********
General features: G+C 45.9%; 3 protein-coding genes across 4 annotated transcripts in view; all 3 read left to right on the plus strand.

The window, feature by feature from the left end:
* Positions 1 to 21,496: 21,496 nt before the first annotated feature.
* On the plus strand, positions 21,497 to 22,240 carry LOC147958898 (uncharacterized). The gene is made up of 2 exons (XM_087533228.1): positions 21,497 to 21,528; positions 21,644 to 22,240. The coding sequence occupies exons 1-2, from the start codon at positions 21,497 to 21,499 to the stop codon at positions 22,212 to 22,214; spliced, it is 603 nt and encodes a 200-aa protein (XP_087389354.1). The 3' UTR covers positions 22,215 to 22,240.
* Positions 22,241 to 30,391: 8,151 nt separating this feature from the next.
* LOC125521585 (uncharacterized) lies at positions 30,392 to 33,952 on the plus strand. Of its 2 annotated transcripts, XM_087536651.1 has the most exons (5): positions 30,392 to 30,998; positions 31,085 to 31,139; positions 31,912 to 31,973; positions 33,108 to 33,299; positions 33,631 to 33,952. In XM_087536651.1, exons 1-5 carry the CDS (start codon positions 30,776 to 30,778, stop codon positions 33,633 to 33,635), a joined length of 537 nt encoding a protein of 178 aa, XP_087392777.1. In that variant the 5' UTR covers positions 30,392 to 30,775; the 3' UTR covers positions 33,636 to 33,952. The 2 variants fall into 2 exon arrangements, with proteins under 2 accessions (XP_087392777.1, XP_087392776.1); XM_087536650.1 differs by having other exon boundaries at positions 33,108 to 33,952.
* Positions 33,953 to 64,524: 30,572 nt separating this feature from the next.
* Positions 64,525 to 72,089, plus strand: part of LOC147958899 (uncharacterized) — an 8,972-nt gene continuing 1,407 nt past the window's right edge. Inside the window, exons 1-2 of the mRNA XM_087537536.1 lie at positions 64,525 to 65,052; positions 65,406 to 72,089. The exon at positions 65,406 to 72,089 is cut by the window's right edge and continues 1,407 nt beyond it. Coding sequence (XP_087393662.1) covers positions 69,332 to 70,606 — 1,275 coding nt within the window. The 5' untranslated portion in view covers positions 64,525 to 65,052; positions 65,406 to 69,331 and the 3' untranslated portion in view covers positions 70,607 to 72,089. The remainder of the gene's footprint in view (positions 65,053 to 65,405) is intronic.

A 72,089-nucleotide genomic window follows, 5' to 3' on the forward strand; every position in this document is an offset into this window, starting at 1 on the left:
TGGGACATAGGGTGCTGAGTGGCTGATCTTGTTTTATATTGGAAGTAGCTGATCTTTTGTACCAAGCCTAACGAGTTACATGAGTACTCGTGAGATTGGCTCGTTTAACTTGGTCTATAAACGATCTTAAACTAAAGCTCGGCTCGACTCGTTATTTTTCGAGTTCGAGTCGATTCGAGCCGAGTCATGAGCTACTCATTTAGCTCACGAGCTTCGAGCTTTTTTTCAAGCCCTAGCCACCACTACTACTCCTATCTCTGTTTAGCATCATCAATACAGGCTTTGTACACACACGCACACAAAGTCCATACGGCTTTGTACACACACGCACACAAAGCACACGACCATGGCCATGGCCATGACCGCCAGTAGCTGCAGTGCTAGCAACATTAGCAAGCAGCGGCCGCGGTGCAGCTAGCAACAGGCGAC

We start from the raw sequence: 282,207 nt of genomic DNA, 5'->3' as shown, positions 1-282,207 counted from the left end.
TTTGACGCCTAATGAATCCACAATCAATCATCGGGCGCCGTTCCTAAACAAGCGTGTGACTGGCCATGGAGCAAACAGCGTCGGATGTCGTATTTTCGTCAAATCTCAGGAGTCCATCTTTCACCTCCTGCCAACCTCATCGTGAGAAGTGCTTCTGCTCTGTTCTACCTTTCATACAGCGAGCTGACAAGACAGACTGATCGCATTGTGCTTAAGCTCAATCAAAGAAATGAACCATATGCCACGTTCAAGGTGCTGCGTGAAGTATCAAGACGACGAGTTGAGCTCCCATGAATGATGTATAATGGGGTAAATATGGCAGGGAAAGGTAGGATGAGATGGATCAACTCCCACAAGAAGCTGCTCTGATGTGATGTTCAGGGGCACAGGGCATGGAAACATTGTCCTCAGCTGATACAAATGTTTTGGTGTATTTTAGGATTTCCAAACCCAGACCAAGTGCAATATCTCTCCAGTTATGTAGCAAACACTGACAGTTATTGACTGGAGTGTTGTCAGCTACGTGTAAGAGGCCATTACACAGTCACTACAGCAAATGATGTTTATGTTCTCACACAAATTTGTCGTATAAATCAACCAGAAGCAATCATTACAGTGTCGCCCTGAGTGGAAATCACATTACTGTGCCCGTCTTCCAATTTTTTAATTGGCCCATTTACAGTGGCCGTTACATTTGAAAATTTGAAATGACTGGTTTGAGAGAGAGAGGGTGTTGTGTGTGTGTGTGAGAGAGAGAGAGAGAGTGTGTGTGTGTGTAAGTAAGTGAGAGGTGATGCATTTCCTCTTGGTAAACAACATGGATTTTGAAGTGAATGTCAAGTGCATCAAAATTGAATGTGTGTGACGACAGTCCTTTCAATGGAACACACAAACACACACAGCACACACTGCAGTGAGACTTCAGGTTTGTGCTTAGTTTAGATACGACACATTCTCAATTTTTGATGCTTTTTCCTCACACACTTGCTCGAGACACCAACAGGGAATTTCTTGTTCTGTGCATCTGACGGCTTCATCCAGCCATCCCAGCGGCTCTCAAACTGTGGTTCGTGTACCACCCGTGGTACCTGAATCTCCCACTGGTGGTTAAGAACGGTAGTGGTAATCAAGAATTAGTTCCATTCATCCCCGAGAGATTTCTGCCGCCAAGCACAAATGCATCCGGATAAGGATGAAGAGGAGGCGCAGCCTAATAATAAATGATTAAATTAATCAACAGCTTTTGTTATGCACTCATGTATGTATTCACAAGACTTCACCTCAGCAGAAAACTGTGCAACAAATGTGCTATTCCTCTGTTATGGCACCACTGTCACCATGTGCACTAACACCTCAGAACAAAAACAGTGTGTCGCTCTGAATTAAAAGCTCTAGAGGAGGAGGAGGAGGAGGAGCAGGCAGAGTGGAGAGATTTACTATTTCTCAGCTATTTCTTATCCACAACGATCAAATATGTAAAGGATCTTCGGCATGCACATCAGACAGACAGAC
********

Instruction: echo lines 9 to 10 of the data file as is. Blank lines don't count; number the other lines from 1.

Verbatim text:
A 72,089-nucleotide genomic window follows, 5' to 3' on the forward strand; every position in this document is an offset into this window, starting at 1 on the left:
TGGGACATAGGGTGCTGAGTGGCTGATCTTGTTTTATATTGGAAGTAGCTGATCTTTTGTACCAAGCCTAACGAGTTACATGAGTACTCGTGAGATTGGCTCGTTTAACTTGGTCTATAAACGATCTTAAACTAAAGCTCGGCTCGACTCGTTATTTTTCGAGTTCGAGTCGATTCGAGCCGAGTCATGAGCTACTCATTTAGCTCACGAGCTTCGAGCTTTTTTTCAAGCCCTAGCCACCACTACTACTCCTATCTCTGTTTAGCATCATCAATACAGGCTTTGTACACACACGCACACAAAGTCCATACGGCTTTGTACACACACGCACACAAAGCACACGACCATGGCCATGGCCATGACCGCCAGTAGCTGCAGTGCTAGCAACATTAGCAAGCAGCGGCCGCGGTGCAGCTAGCAACAGGCGAC